Trade negotiators are now working behind closed doors to add more service sectors and expand the scope of the GATS rules even further. This WTO expansion of power means a group of trade officials, rather than democratically elected policy-makers, will be making decisions about local laws that affect our communities.

• Write to your governor and request that your state be “carved out” from any GATS commitments implicating zoning and land use laws (including retail distribution, wholesale distribution, hotel and restaurant sectors). Ask that your state be carved out from future GATS commitments as well.

• Write to U.S. Trade Representative Ambassador Robert Portman, and request that WTO GATS commitments be clarified to exempt existing and future zoning and land use laws.

For sample materials, see or contact Public Citizen’s Global Trade Watch.
Saerom Park at 202.454.5127 or ♦ Sara Johnson at 202.454.5193 or

Common Land Use Laws at Risk

If the United States makes full GATS commitments in a service sector, GATS rules prohibit certain domestic laws that limit:1) the number of service suppliers − whether in the form of quotas, monopolies or economic needs tests (regulatory bans constitute a “quota of zero”); 2) the total value of service transactions or assets; 3) the total quantity of service output; 4) the total number of natural persons that a service supplier may employ; 5) the specific types of legal entity or joint venture through which a service is supplied; and 6) foreign ownership. Until U.S. GATS commitments are modified, the following local measures are at risk of a WTO challenge if they affect foreign service firms:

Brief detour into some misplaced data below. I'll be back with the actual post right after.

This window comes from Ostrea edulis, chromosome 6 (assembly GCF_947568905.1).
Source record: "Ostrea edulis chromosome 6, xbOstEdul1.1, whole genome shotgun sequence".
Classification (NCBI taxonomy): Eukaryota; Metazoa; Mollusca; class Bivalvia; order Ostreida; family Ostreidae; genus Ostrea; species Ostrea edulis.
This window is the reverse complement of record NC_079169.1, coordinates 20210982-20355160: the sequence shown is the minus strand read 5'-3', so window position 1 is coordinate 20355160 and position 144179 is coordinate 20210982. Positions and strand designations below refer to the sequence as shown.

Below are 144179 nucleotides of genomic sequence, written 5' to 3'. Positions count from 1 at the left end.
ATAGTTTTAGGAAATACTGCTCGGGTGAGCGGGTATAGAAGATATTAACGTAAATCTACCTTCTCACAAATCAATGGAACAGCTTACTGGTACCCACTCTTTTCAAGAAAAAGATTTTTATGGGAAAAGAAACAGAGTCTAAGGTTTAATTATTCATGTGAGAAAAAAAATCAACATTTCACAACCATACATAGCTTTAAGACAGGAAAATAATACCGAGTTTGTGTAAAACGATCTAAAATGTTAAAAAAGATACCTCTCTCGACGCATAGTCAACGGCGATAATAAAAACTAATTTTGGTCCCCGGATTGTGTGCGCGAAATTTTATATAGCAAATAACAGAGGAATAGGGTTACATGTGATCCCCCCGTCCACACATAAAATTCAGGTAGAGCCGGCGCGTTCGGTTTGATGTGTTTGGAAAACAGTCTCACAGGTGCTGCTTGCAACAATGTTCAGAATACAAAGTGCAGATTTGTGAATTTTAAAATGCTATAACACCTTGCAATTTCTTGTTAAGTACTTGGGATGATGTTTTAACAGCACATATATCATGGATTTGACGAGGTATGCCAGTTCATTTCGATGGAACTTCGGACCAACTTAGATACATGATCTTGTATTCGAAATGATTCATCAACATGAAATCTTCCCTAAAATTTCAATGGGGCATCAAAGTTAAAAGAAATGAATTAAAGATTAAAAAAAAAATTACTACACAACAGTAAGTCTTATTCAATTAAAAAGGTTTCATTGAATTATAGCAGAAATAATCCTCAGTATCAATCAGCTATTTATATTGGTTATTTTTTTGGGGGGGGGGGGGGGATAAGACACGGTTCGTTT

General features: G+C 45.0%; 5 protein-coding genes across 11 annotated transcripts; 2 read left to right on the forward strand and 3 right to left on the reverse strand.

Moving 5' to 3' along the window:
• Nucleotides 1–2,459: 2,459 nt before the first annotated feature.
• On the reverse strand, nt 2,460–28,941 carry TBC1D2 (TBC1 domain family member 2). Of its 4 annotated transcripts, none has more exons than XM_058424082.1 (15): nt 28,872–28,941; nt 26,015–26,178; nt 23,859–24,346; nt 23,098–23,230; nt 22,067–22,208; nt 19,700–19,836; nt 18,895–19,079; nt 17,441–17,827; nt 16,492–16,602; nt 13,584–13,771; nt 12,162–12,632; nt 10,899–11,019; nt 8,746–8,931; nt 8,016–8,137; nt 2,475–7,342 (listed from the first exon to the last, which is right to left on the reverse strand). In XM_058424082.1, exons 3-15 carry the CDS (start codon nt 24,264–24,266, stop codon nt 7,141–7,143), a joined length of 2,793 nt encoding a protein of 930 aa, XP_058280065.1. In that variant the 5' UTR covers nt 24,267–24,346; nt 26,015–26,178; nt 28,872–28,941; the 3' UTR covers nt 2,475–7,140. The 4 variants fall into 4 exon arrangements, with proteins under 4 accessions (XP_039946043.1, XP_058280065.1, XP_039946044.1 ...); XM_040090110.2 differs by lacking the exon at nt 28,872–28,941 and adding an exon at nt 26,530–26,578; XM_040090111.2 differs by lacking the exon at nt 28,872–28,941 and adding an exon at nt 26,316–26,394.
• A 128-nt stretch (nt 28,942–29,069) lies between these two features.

Limits on the height or size of buildings. For instance, common policies such as the law in Hailey, Idaho which limits the roof area of commercial buildings to 36,000 sq. feet could be at risk, because such restrictions reduce the value of the service asset and total quantity of service output. In comparison, Home Depots are often 125,000 sq. feet and Wal-Mart Superstores 250,000 sq. feet.

Economic impact analyses. The Los Angeles Superstore Ordinance may constitute a GATS-prohibited economic needs test. Los Angeles, CA requires retailers wanting to build stores larger than 100,000 sq. feet in economically depressed areas to pay for an extensive economic impact statement examining 10 factors, in order to enable the City Planning Commission to weigh the costs and benefits of the proposed store.

Limits on formula restaurants and chain stores. More and more communities are placing limits on the number and design of formula restaurants and chain stores. For instance, Arcata, California limits the number of formula restaurants to no more than nine at one time, a numerical quota in potential violation of GATS.